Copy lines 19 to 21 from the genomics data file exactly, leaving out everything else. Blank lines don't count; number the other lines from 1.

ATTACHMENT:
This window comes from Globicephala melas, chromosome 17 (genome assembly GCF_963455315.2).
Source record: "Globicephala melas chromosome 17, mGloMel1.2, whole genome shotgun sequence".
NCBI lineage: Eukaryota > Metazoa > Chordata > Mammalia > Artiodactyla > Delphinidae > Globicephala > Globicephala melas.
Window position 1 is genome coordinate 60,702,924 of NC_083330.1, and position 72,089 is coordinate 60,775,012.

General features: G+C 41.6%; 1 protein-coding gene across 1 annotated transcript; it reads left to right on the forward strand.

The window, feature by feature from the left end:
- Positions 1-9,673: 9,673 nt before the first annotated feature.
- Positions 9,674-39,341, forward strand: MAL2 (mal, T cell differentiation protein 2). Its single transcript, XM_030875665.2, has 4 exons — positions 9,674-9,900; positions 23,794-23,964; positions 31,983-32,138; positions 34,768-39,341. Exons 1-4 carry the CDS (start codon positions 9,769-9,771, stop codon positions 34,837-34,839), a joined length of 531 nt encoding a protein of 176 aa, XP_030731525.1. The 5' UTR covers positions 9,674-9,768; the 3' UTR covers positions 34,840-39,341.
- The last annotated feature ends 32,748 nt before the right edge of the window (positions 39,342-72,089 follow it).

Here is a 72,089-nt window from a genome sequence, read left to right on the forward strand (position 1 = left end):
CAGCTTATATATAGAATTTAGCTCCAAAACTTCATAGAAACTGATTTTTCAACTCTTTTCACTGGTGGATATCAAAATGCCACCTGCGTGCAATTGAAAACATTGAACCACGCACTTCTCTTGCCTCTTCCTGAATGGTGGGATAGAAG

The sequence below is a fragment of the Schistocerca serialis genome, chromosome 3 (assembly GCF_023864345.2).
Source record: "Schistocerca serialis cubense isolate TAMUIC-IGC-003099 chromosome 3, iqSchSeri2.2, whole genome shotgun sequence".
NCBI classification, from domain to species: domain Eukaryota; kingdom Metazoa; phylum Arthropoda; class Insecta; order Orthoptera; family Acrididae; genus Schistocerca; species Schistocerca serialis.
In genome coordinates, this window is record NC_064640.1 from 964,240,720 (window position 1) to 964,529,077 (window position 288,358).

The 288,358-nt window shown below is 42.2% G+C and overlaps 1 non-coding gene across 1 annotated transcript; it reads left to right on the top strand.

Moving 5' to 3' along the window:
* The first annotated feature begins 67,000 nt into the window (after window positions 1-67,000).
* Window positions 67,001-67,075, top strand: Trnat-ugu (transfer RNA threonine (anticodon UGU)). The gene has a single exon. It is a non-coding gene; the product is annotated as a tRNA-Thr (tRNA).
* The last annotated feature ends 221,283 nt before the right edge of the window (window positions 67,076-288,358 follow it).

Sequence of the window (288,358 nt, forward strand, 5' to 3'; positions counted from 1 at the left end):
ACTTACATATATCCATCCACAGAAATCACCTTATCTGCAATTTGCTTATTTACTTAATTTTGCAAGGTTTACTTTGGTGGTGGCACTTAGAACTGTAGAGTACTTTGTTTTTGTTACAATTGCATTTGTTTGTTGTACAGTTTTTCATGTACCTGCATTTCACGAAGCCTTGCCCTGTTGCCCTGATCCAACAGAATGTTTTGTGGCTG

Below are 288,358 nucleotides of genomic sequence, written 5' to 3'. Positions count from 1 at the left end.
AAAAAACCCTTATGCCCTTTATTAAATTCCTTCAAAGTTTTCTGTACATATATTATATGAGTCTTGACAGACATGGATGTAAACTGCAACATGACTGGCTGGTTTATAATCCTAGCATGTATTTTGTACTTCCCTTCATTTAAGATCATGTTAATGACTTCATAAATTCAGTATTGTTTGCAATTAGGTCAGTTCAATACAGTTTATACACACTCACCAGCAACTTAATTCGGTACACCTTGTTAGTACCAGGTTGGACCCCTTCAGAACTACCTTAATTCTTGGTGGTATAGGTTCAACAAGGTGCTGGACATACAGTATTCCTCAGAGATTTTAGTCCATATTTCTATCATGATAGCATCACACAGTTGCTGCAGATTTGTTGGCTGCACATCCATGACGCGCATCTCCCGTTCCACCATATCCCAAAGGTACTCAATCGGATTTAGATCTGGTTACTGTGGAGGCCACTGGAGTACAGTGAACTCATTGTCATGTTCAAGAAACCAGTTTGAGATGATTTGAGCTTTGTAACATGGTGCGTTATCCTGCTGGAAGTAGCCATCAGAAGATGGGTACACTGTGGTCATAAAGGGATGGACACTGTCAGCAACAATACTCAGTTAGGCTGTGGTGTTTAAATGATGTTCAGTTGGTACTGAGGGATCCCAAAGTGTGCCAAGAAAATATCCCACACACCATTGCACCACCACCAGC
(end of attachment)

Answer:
* Window positions 67,001-67,075, top strand: Trnat-ugu (transfer RNA threonine (anticodon UGU)). The gene has a single exon. It is a non-coding gene; the product is annotated as a tRNA-Thr (tRNA).
* The last annotated feature ends 221,283 nt before the right edge of the window (window positions 67,076-288,358 follow it).

Sequence of the window (288,358 nt, forward strand, 5' to 3'; positions counted from 1 at the left end):